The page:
boon-san-500k

Cutting’s Newest Player: Bobby Patton

boon-san-500kApplause filled the air as Boon San left the sale ring after Bobby Patton’s high bid of $500,000.While the sale results are not yet official, one sure result of the Walton’s Rocking W Ranch Absolute Dispersal Sale is that there is a new player in the game. Fort Worth, Texas, native Bobby Patton entered the cutting horse industry in a big way, paying the sale’s top price of $500,000 for Boon San.

Patton is no stranger to making headlines. In 2012, his name was in the sports pages of probably every newspaper in the United States as part of Guggenheim Baseball Management’s high-profile purchase of the Los Angeles Dodgers baseball team. The six-man group paid $2.15 billion for the Dodgers, a sum that is reportedly the highest price ever paid for a professional sports team.

On Sept. 22, Patton branched out into a new sport – cutting. His entry into the industry came on the day that another well-known public figure, Alice Walton, was leaving. Walton, the daughter of Walmart founder Sam Walton, sold all of her stock – 91 head of horses – at the sale. After the last horse walked through the ring, the turnback horses were unsaddled and the tack sold almost literally right off their backs. The ranch equipment was auctioned off a day earlier, while the ranch itself has been listed for $19.75 million.

The horses represented decades of Walton’s carefully managed breeding program, headlined by 2003 stallion Boon San (High Brow Cat x Boon San Sally x Boon Bar). An earner of $57,580, Boon San was a 2014 Equi-Stat Top 20 Junior Cutting Horse Sire with only two crops of performance-age offspring. When the hammer fell at $500,000 for the stallion and Patton signed the ticket, applause filled the arena.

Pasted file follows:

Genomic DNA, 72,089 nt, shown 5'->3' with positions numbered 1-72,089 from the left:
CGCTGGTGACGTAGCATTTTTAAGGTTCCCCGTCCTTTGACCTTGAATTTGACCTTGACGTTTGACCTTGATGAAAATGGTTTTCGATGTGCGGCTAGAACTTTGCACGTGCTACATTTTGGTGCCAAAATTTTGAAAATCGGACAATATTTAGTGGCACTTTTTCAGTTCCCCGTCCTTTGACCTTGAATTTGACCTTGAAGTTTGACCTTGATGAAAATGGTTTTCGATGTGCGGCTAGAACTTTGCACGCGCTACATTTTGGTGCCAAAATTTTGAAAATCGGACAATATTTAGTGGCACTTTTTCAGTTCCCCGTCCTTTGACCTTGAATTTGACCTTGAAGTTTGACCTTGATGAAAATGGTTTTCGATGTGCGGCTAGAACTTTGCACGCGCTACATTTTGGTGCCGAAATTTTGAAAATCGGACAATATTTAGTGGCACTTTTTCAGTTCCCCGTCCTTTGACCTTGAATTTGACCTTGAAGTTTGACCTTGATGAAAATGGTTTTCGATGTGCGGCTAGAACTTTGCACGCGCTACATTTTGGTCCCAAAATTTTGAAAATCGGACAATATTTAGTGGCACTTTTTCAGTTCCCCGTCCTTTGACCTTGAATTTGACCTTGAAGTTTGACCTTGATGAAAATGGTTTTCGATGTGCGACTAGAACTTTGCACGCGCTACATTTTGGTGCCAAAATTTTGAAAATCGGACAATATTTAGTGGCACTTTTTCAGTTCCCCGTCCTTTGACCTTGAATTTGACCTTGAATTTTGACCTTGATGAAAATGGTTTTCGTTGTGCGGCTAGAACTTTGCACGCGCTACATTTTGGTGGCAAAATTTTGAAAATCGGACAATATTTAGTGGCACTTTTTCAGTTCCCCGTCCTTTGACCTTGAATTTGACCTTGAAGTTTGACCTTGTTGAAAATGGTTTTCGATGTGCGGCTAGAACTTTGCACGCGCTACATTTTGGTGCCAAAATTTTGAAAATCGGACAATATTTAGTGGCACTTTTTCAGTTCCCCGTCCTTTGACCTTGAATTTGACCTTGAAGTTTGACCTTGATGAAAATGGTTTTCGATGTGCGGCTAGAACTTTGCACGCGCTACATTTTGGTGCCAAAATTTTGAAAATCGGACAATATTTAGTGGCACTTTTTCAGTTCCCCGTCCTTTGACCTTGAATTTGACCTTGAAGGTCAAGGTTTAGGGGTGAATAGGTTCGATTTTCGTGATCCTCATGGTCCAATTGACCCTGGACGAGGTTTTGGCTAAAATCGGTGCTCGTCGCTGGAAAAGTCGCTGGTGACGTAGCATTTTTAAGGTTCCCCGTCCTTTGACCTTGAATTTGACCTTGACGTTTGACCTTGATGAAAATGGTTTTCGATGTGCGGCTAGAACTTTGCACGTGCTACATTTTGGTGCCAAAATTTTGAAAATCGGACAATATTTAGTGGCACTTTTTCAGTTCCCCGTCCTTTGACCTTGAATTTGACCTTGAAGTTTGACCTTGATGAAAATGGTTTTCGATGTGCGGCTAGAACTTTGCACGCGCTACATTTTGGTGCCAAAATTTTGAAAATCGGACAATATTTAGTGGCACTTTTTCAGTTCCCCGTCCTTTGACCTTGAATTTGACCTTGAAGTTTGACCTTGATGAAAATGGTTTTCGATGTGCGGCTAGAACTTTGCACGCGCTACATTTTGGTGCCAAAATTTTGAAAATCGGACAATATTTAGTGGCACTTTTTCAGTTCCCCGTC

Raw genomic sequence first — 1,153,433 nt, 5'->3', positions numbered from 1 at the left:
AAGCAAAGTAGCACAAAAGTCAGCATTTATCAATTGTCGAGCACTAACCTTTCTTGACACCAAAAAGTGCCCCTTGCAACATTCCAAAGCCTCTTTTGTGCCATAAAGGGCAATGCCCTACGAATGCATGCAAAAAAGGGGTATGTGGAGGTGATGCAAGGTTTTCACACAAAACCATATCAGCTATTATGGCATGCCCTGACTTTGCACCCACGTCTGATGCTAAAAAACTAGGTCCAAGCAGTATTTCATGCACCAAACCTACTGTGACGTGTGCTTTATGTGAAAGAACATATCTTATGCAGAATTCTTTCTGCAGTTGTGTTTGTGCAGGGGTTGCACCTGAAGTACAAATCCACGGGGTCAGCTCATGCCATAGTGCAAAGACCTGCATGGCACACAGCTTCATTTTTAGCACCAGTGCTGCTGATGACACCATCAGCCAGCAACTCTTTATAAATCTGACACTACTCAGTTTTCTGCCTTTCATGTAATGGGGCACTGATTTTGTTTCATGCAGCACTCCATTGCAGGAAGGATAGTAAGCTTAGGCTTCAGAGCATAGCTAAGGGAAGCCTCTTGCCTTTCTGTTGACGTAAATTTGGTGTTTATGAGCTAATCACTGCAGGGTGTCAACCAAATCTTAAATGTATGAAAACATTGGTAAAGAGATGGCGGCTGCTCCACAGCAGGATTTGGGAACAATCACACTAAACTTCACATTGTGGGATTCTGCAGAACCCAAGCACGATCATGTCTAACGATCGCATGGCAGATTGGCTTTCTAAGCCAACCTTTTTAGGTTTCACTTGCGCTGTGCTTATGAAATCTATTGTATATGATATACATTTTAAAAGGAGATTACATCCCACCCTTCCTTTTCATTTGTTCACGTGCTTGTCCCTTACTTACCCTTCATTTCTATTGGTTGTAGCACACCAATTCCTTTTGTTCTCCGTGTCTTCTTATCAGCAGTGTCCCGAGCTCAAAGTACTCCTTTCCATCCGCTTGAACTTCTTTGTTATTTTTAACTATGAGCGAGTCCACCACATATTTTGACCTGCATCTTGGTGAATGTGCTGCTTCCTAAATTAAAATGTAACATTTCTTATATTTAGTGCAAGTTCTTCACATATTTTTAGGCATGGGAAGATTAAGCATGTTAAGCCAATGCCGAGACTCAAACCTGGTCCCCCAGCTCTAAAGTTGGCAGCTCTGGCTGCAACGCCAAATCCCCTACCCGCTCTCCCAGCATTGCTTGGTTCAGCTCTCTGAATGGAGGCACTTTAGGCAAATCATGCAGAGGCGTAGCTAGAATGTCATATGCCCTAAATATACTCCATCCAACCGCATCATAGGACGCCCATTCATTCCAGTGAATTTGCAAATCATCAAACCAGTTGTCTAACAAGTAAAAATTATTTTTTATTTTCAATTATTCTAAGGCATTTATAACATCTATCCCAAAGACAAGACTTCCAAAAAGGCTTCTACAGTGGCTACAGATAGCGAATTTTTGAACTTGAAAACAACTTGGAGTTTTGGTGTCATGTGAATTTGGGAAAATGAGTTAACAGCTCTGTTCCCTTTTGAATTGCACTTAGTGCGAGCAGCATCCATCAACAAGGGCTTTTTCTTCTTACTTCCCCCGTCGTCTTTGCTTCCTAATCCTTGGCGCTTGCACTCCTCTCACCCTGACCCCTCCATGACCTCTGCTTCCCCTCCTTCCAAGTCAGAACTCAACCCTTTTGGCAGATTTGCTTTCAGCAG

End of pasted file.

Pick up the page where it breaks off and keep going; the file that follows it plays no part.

“I found a piece of property that I liked that had some really good equine facilities on it,” said Patton, who recently purchased Jon and Abby Winkelried’s Marvine Ranch in Aledo, Texas. “Really, before I’ve had the chance to maybe catch my breath like I would have liked to, this sale came up, and quite frankly, I thought it was too good of an opportunity to let it go by. I had enough time to do a little research, and here I am.”

Patton said he purchased a total of 11 horses (not counting recipient mares), including finished show horses, broodmares and prospects. Some of the show horses he bought were entered at the Brazos Bash, which runs from Sept. 23 through Oct. 4 in Weatherford, Texas, potentially giving Patton a quick return on his investments.

His new ranch will soon house some high-powered horseflesh. But the oil, gas, real estate and cattle investor was even more pleased to seal the deal on another front.

“I’m pleased to say that maybe my best acquisition today is going to be Jesse,” Patton said, referring to Walton’s former head trainer, Jesse Lennox. “He’s coming over with me. I hope I gave him something to work with.”

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